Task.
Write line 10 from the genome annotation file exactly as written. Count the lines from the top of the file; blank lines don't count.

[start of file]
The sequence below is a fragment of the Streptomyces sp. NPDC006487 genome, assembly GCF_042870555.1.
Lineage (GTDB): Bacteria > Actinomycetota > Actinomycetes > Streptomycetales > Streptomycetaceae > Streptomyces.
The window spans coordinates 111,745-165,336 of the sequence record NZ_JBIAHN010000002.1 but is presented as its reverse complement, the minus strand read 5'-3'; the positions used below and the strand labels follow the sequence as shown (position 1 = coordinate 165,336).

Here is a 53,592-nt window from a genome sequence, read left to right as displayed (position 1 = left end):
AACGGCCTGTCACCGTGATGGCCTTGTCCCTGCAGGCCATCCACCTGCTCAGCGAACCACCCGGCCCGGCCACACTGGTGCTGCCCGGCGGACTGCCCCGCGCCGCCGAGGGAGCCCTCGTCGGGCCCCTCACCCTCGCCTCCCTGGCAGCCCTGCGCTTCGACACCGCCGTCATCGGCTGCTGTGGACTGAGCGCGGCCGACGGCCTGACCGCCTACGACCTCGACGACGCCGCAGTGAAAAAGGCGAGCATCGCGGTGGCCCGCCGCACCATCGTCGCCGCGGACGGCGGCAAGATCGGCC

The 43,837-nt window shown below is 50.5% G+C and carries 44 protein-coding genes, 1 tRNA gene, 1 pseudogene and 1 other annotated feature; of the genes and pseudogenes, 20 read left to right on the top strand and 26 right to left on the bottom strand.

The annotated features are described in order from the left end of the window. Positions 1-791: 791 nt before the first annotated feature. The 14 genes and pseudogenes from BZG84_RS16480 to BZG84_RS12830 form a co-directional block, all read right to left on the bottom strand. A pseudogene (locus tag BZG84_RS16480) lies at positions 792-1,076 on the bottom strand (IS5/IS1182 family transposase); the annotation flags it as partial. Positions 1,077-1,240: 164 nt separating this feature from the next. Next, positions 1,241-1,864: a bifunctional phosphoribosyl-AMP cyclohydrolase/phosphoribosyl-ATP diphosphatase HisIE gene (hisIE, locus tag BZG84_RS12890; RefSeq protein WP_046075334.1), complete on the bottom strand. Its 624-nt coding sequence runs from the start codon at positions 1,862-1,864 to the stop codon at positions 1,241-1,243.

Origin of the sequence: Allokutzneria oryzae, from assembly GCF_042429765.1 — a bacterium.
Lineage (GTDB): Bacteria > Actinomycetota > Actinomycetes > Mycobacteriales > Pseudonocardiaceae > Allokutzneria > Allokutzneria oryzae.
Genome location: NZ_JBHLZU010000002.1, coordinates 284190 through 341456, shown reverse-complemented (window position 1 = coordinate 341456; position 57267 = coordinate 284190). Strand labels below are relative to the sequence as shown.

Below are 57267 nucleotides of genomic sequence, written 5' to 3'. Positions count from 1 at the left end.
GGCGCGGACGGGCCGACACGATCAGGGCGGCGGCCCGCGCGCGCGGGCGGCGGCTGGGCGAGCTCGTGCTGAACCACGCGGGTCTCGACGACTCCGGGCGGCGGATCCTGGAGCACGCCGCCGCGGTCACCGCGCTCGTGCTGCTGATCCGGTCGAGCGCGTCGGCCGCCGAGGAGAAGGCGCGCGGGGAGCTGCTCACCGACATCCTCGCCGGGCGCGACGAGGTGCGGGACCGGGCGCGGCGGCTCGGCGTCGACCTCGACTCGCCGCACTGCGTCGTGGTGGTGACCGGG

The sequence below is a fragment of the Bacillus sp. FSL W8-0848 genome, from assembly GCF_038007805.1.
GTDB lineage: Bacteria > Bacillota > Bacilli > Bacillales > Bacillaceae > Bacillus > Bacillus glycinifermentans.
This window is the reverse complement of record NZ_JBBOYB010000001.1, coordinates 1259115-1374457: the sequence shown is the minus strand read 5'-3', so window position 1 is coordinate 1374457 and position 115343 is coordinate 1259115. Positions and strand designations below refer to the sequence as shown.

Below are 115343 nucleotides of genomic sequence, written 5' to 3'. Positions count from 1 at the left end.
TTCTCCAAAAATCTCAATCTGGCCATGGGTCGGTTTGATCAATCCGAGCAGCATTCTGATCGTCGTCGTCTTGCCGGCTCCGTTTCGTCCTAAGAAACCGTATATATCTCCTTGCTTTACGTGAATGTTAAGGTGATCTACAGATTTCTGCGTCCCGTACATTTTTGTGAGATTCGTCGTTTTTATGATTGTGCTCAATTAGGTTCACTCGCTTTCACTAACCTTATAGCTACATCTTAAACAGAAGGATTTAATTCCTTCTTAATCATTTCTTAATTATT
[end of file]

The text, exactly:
Genome location: NZ_JBHLZU010000002.1, coordinates 284190 through 341456, shown reverse-complemented (window position 1 = coordinate 341456; position 57267 = coordinate 284190). Strand labels below are relative to the sequence as shown.